But God Made It Grow

1 Corinthians 3:5-11

Intro:  A few years ago, Roger Clemens was the dominant pitcher in major league baseball.  Batters feared him. His fastball was nearly unhittable.  In 1986, he started his first All-Star Game.  In the second inning, he came to bat, something he didn’t often do during the regular season because of the American League’s designated hitter rule.  He took a few practice swings then looked out at Dwight Gooden, who had won the Cy Young award the previous year.  Gooden wound up and threw a sizzling fastball past Clemens.  With an embarrassed smile on his face, Clemens looked back at the catcher, Gary Carter, and asked, “Is that what my pitches look like?”  “You bet it is!” replied Carter.  Clemens quickly struck out, but went on to pitch three perfect innings and be named the game’s MVP.  From that day on, he later said, with a fresh reminder of how overpowering a good fastball is, he pitched with far greater boldness.

It ought to remind us to step back every now and then and look afresh at the power of the gospel.  When it becomes too familiar, too routine we take it for granted.  That familiarity, if it doesn’t breed contempt, at least creates a casual disregard for its power.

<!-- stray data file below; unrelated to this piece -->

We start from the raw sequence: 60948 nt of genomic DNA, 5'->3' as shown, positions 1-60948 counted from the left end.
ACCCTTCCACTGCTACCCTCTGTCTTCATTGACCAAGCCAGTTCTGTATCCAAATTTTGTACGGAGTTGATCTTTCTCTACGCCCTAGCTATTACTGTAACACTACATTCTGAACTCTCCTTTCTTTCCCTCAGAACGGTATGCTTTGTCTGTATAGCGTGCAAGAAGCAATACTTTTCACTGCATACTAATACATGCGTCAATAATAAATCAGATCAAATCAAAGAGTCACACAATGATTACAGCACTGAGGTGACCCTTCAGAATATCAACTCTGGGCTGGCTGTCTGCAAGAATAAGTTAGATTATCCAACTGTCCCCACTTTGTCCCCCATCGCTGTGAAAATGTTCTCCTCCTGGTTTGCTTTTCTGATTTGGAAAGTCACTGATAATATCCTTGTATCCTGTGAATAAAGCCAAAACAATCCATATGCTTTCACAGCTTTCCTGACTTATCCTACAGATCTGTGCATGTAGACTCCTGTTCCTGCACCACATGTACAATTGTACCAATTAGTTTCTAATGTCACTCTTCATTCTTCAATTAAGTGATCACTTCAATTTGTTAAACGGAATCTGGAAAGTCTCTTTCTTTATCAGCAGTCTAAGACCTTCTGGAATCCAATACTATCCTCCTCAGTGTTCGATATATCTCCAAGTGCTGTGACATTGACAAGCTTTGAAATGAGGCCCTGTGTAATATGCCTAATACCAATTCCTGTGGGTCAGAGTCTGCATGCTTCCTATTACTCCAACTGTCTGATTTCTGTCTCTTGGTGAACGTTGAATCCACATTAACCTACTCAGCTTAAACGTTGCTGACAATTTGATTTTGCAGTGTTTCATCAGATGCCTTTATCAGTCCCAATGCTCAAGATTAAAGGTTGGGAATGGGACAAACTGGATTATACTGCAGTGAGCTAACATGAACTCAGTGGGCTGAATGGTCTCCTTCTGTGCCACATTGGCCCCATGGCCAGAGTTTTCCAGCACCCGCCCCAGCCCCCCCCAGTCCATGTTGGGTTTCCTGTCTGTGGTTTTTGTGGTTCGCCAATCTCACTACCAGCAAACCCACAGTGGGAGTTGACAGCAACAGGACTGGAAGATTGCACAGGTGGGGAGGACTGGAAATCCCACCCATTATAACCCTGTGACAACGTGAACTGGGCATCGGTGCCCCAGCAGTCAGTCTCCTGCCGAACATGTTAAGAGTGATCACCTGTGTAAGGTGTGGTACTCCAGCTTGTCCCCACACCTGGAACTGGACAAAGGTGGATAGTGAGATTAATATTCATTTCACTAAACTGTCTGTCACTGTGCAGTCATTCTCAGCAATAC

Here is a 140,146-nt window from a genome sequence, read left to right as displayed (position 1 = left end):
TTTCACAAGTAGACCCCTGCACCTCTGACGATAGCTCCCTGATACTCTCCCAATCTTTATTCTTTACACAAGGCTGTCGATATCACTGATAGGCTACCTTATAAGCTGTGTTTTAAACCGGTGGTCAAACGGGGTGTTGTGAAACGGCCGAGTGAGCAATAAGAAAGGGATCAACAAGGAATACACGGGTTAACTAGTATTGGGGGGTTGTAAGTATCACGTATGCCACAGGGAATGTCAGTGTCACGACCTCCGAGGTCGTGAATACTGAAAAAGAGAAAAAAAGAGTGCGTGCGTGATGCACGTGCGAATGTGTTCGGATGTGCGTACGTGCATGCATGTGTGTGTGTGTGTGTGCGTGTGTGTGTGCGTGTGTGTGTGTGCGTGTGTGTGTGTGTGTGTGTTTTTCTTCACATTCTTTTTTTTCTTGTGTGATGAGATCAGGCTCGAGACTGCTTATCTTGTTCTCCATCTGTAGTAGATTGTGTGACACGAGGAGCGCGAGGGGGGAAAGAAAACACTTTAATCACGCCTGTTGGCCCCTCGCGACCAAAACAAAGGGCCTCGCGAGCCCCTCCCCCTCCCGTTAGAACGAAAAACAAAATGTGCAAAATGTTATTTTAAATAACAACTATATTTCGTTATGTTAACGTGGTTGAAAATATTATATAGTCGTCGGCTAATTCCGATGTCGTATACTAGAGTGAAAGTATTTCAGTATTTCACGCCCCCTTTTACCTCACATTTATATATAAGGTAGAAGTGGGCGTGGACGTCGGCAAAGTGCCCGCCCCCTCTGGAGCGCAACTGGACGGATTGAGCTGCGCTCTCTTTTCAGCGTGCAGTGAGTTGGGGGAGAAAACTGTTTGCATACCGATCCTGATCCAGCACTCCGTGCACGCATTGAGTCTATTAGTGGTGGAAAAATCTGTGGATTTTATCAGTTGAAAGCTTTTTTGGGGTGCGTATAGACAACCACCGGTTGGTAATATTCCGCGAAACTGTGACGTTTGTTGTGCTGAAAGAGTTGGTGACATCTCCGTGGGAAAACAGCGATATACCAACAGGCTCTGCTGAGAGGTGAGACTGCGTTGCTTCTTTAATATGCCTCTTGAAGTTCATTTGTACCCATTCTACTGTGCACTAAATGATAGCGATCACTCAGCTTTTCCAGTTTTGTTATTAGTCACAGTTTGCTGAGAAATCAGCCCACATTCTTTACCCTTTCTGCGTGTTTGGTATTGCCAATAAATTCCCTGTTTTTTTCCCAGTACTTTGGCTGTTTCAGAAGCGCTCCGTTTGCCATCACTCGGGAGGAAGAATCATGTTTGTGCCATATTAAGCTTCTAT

“Salvation is found in no one else, for there is no other name under heaven given to men by which we must be saved.” (Acts 4:12)

I am not ashamed of the gospel, because it is the power of God for the salvation of everyone who believes. (Rom. 1:16)

The power to save men and women from their sins is in the good news of Jesus Christ.  Paul states the essence and the substance of that good news in 1 Cor. 15:

Now, brothers, I want to remind you of the gospel I preached to you, which you received and on which you have taken your stand.  By this gospel you are saved, if you hold firmly to the word I preached to you. Otherwise, you have believed in vain.  For what I received I passed on to you as of first importance : that Christ died for our sins according to the Scriptures, that he was buried, that he was raised on the third day according to the Scriptures.  (1 Cor. 15:1-4)